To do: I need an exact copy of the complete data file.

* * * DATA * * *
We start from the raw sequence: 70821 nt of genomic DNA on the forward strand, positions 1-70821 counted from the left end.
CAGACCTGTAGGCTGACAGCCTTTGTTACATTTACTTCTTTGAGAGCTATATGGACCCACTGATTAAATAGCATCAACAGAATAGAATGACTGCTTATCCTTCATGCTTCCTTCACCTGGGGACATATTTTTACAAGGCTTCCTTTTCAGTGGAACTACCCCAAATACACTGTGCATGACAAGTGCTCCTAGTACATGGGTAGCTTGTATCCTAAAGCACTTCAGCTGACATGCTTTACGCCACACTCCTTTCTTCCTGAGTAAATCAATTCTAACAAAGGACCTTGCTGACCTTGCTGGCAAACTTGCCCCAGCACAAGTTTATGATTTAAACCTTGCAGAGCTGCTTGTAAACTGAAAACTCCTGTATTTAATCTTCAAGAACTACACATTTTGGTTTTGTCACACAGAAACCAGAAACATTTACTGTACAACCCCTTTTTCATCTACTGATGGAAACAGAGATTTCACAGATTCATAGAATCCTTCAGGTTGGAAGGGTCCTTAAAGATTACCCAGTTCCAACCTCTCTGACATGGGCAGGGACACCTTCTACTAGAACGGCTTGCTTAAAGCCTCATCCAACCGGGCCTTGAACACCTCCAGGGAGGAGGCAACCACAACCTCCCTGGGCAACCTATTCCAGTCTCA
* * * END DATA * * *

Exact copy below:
We start from the raw sequence: 70821 nt of genomic DNA on the forward strand, positions 1-70821 counted from the left end.
CAGACCTGTAGGCTGACAGCCTTTGTTACATTTACTTCTTTGAGAGCTATATGGACCCACTGATTAAATAGCATCAACAGAATAGAATGACTGCTTATCCTTCATGCTTCCTTCACCTGGGGACATATTTTTACAAGGCTTCCTTTTCAGTGGAACTACCCCAAATACACTGTGCATGACAAGTGCTCCTAGTACATGGGTAGCTTGTATCCTAAAGCACTTCAGCTGACATGCTTTACGCCACACTCCTTTCTTCCTGAGTAAATCAATTCTAACAAAGGACCTTGCTGACCTTGCTGGCAAACTTGCCCCAGCACAAGTTTATGATTTAAACCTTGCAGAGCTGCTTGTAAACTGAAAACTCCTGTATTTAATCTTCAAGAACTACACATTTTGGTTTTGTCACACAGAAACCAGAAACATTTACTGTACAACCCCTTTTTCATCTACTGATGGAAACAGAGATTTCACAGATTCATAGAATCCTTCAGGTTGGAAGGGTCCTTAAAGATTACCCAGTTCCAACCTCTCTGACATGGGCAGGGACACCTTCTACTAGAACGGCTTGCTTAAAGCCTCATCCAACCGGGCCTTGAACACCTCCAGGGAGGAGGCAACCACAACCTCCCTGGGCAACCTATTCCAGTCTCA